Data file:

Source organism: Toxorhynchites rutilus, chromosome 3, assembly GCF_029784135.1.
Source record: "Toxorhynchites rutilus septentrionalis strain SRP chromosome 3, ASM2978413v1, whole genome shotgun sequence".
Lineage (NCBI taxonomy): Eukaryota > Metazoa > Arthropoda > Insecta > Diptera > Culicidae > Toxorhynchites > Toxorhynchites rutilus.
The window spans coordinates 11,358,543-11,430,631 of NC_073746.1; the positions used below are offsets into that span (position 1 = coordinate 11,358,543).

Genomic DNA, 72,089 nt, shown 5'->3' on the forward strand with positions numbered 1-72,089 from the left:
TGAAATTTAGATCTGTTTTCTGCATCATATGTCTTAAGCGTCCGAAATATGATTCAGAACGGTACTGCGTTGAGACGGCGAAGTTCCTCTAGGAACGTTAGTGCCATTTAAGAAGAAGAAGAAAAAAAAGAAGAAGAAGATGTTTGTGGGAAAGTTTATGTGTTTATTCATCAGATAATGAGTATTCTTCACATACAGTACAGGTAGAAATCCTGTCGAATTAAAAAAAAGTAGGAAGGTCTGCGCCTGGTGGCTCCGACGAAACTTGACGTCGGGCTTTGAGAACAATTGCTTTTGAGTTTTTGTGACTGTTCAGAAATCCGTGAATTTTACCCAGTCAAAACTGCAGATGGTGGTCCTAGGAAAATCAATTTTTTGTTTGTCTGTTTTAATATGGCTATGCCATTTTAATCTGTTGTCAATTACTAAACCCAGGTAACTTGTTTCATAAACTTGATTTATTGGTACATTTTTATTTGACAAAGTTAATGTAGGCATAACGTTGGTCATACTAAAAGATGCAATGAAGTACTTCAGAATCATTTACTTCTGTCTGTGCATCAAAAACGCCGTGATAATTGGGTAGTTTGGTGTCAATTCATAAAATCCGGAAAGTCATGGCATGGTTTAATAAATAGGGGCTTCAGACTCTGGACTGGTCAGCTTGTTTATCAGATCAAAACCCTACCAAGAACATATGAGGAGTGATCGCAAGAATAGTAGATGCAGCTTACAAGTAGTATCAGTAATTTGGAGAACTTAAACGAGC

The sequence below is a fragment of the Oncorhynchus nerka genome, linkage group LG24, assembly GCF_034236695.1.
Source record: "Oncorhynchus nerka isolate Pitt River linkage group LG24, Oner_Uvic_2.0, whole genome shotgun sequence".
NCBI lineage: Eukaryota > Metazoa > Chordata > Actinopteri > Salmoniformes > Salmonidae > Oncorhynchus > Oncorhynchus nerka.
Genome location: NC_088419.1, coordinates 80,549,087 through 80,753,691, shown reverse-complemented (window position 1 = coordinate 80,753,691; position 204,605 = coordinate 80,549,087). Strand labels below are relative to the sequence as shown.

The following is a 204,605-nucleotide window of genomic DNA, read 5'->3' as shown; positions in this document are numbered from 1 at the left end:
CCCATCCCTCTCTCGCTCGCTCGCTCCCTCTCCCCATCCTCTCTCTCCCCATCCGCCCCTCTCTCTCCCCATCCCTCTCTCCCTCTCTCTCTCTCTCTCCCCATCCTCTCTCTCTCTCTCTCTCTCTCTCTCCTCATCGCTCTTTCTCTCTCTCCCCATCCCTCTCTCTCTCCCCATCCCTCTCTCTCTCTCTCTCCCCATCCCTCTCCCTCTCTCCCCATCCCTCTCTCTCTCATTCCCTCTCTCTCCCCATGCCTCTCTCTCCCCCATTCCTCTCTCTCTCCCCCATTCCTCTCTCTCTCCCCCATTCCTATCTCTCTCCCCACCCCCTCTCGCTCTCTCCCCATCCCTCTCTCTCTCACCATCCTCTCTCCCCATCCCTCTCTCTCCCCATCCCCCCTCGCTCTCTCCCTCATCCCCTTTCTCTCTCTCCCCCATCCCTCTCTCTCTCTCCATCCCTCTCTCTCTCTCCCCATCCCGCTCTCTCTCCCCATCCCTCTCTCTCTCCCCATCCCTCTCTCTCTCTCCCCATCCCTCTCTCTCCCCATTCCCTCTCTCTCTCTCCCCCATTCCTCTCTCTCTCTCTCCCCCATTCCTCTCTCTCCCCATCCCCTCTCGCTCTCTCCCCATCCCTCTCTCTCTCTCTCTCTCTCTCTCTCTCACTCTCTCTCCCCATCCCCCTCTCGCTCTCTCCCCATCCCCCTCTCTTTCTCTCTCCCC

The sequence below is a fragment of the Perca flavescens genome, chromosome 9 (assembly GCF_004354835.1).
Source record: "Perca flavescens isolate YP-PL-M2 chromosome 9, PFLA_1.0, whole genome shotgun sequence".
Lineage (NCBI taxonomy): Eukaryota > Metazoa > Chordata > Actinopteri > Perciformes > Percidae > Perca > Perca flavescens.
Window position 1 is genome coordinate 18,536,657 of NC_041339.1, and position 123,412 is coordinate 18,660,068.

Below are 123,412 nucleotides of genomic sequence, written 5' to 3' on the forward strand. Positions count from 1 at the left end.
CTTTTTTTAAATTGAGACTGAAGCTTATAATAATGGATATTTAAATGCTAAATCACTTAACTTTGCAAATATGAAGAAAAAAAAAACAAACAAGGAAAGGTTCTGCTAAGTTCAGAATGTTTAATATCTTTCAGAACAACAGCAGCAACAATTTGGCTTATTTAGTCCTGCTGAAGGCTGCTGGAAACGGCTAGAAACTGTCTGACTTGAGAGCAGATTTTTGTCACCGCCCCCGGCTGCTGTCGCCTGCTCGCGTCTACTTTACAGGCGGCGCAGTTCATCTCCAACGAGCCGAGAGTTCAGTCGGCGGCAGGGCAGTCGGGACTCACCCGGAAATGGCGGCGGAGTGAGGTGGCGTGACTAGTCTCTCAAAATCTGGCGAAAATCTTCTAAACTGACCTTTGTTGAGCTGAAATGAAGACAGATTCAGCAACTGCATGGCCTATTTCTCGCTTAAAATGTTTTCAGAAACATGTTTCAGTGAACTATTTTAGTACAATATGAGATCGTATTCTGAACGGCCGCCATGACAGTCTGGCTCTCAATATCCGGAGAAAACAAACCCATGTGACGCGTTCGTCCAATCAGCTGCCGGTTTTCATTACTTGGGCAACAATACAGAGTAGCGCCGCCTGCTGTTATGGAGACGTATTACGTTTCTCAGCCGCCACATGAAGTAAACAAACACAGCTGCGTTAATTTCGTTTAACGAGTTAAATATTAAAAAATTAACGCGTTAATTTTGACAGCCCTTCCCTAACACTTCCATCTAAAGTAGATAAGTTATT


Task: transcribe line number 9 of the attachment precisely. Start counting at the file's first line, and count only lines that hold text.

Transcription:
NCBI lineage: Eukaryota > Metazoa > Chordata > Actinopteri > Salmoniformes > Salmonidae > Oncorhynchus > Oncorhynchus nerka.